Patent Term Adjustment (PTA) is one more of those places where a vindictive examiner can cheat after having taken out their animosity on some poor inventor who can’t afford to keep fighting and fighting against senseless rejections, objections, requirements, and post-appeal re-openings of prosecution.

    While not wishing to give away my ID, I’ve seen instances of out and out lying by PTO officials as to whose fault it was for various delays in prolonged prosecutions. When the financially exhausted, little guy inventor finally gets his/her Notice of Allowance, he/she is in no mood to pay the attorney/agent yet more money for fighting against a fraudulent PTA record. So the phony record stands despite the wrongful pointing of fingers at the inventor for delaying the prosecution. In many instances the PTA records (you can look up yours in Private PAIR) are doctored up to make the USPTO “look good” despite egregious behavior on their part. Sigh.

  13. Since software applications are so backlogged at the USPTO and the examination takes so long since few Examiners want to allow software applications all these applications involving the “POWERFUL COMPUTER BRAIN” are easily getting 2-3 year PTEs, which means all of these patents are going to be vexing moon beam until well after he gets out of prison.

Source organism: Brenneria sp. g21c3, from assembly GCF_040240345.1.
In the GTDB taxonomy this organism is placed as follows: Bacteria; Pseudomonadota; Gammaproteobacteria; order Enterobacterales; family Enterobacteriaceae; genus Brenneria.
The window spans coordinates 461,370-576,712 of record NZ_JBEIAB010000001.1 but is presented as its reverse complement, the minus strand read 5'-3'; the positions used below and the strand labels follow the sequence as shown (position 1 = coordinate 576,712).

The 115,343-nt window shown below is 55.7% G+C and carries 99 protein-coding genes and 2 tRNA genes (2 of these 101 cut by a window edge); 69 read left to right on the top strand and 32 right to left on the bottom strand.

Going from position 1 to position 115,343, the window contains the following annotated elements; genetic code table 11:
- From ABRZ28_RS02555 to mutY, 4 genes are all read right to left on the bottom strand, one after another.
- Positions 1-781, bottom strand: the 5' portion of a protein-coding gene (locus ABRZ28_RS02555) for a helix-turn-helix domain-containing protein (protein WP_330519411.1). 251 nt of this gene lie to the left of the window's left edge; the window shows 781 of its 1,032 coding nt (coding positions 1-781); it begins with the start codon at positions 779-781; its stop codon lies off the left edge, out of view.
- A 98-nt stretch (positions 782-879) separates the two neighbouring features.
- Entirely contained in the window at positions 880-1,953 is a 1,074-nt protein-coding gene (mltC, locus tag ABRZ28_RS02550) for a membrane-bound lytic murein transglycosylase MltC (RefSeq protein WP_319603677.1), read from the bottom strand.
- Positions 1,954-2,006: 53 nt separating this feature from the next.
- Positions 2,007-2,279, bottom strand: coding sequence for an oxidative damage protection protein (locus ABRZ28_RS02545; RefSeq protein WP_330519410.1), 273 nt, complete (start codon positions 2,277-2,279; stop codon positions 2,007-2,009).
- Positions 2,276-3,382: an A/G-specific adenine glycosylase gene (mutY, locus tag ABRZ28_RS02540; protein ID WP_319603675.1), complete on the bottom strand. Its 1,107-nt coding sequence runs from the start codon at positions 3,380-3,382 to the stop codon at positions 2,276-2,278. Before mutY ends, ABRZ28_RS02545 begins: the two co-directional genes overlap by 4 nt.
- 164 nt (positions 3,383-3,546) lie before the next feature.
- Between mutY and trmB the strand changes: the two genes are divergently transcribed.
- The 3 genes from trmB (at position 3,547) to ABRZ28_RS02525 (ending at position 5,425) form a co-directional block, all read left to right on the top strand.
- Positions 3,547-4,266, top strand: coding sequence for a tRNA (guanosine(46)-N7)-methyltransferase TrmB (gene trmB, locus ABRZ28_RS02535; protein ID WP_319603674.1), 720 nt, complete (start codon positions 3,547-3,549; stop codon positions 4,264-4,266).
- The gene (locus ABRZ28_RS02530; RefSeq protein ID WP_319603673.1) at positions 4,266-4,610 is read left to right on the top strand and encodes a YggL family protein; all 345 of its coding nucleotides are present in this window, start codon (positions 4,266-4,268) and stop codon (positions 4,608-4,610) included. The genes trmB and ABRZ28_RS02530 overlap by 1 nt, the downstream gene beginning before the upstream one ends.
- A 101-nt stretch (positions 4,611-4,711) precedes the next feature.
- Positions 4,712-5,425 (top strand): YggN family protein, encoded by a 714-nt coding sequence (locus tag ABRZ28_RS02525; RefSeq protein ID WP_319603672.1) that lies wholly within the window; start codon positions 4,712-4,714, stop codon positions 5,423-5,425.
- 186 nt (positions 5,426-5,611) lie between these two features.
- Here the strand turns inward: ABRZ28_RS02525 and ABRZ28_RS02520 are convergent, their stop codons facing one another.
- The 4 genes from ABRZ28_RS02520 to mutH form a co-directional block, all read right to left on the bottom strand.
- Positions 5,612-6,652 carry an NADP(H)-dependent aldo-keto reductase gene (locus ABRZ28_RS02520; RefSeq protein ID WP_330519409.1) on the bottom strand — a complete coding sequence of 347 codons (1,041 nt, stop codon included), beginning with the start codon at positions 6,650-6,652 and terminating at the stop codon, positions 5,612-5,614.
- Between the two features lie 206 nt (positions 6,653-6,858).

14. You seem to be using the terms PTE and patent term adjustment interchageably. My understanding is they are not the same.Utility and plant patents which issue from original applications filed between June 8, 1995 and May 28, 2000 may be eligible for patent term extension (PTE) as set forth in 37 CFR 1.701 While utility and plant patents which issue from original applications filed on or after May 29, 2000 may be eligible for patent term adjustment (PTA) as set forth in 37 CFR 1.702 – 1.705. Ofcourse, the common thing is that such extension or adjustment results from certain specified types of delays which may occur while an application is pending before the Office.

  15. It will be interesting to see how patentees address errors in PTA. In the case of an error it will be interesting to see where redress is available. Such as with the PTO, with counsel who might have been in a position to identify and correct the error prior to payment of the issue fee, or with both.